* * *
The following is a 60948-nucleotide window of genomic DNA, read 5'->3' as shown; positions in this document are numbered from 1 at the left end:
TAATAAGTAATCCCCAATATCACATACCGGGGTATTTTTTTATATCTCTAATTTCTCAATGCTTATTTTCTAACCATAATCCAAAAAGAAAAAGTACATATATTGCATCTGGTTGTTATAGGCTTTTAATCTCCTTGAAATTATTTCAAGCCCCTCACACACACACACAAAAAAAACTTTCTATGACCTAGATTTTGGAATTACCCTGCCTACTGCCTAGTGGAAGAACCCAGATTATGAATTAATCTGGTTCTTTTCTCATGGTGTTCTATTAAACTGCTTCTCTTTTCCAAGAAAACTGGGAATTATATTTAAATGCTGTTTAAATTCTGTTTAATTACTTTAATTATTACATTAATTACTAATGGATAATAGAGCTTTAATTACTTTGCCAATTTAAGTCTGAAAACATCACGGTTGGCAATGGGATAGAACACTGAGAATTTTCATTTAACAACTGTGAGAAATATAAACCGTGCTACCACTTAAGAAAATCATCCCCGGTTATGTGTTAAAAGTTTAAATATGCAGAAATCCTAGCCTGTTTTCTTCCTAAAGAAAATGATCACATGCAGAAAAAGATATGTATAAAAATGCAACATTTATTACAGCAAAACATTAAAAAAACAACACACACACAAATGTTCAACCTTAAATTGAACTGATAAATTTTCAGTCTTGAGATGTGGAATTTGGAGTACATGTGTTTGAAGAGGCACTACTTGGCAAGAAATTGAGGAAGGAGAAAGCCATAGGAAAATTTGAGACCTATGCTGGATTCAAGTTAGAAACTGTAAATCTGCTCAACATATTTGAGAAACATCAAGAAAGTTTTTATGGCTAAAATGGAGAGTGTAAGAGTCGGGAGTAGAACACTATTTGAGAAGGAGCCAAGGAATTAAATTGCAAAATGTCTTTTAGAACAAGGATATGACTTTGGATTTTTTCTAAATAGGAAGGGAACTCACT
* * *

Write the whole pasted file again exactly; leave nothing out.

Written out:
The following is a 60948-nucleotide window of genomic DNA, read 5'->3' as shown; positions in this document are numbered from 1 at the left end:
TAATAAGTAATCCCCAATATCACATACCGGGGTATTTTTTTATATCTCTAATTTCTCAATGCTTATTTTCTAACCATAATCCAAAAAGAAAAAGTACATATATTGCATCTGGTTGTTATAGGCTTTTAATCTCCTTGAAATTATTTCAAGCCCCTCACACACACACACAAAAAAAACTTTCTATGACCTAGATTTTGGAATTACCCTGCCTACTGCCTAGTGGAAGAACCCAGATTATGAATTAATCTGGTTCTTTTCTCATGGTGTTCTATTAAACTGCTTCTCTTTTCCAAGAAAACTGGGAATTATATTTAAATGCTGTTTAAATTCTGTTTAATTACTTTAATTATTACATTAATTACTAATGGATAATAGAGCTTTAATTACTTTGCCAATTTAAGTCTGAAAACATCACGGTTGGCAATGGGATAGAACACTGAGAATTTTCATTTAACAACTGTGAGAAATATAAACCGTGCTACCACTTAAGAAAATCATCCCCGGTTATGTGTTAAAAGTTTAAATATGCAGAAATCCTAGCCTGTTTTCTTCCTAAAGAAAATGATCACATGCAGAAAAAGATATGTATAAAAATGCAACATTTATTACAGCAAAACATTAAAAAAACAACACACACACAAATGTTCAACCTTAAATTGAACTGATAAATTTTCAGTCTTGAGATGTGGAATTTGGAGTACATGTGTTTGAAGAGGCACTACTTGGCAAGAAATTGAGGAAGGAGAAAGCCATAGGAAAATTTGAGACCTATGCTGGATTCAAGTTAGAAACTGTAAATCTGCTCAACATATTTGAGAAACATCAAGAAAGTTTTTATGGCTAAAATGGAGAGTGTAAGAGTCGGGAGTAGAACACTATTTGAGAAGGAGCCAAGGAATTAAATTGCAAAATGTCTTTTAGAACAAGGATATGACTTTGGATTTTTTCTAAATAGGAAGGGAACTCACT